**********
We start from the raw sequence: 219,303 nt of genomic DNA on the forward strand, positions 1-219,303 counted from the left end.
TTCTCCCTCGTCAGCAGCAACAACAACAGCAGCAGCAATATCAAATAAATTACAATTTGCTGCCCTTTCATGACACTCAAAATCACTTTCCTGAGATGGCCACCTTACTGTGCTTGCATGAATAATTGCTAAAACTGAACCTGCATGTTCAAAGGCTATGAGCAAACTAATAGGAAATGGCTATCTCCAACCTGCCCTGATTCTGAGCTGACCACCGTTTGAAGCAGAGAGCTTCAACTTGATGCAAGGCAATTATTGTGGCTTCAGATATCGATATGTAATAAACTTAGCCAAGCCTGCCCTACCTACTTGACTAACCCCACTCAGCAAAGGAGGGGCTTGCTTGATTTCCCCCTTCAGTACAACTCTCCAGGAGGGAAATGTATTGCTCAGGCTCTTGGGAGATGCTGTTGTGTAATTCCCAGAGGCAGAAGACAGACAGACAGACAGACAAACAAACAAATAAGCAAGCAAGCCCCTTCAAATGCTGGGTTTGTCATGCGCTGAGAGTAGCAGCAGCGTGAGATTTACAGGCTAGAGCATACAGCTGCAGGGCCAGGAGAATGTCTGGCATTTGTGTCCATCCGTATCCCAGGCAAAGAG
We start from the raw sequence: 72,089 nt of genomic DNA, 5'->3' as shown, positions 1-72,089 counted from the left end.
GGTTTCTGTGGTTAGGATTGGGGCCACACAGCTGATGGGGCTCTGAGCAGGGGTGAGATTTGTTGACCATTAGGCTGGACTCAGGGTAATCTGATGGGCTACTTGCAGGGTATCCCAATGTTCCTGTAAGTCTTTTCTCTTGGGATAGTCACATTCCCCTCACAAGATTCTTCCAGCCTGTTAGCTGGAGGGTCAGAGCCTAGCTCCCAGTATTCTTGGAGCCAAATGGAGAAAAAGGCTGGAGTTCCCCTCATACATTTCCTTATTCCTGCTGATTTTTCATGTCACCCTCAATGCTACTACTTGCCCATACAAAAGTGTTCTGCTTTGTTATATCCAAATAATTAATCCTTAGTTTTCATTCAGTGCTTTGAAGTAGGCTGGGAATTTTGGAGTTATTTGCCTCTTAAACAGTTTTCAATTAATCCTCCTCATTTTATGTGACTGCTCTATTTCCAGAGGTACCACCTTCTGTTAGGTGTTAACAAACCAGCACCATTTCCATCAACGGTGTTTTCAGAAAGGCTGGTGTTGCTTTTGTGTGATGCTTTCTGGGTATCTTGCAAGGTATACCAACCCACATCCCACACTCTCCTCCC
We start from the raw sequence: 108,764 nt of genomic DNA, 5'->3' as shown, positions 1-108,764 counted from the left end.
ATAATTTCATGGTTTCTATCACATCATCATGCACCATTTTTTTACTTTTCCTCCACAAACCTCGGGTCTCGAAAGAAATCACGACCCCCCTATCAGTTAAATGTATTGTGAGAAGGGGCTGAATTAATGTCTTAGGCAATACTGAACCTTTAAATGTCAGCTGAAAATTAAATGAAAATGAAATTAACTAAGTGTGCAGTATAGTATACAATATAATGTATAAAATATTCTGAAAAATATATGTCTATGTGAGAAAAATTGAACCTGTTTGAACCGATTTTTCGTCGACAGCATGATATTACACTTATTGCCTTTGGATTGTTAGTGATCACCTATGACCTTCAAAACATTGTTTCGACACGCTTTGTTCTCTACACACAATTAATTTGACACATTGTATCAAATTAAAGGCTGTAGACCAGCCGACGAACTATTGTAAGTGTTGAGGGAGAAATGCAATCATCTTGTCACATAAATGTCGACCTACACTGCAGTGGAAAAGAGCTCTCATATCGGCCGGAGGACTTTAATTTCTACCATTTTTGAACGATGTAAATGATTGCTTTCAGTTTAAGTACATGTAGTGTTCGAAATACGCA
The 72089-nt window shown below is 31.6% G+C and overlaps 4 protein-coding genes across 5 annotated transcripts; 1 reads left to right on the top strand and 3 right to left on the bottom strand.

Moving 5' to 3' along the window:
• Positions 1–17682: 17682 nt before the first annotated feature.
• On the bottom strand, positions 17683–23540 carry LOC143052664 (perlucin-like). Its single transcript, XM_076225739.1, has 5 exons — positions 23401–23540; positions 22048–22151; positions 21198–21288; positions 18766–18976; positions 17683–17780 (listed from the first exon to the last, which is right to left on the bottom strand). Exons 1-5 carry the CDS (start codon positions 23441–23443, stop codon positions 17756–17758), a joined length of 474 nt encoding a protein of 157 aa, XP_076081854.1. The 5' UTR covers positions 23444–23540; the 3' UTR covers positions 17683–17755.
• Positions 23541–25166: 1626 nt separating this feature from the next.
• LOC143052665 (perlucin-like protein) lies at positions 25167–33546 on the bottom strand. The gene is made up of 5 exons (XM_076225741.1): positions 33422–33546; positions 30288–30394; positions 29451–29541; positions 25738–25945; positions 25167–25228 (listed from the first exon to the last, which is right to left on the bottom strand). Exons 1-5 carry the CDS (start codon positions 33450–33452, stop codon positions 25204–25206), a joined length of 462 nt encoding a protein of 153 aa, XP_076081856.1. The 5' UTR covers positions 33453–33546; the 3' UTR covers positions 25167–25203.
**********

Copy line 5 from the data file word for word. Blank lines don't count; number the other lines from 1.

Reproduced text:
We start from the raw sequence: 108,764 nt of genomic DNA, 5'->3' as shown, positions 1-108,764 counted from the left end.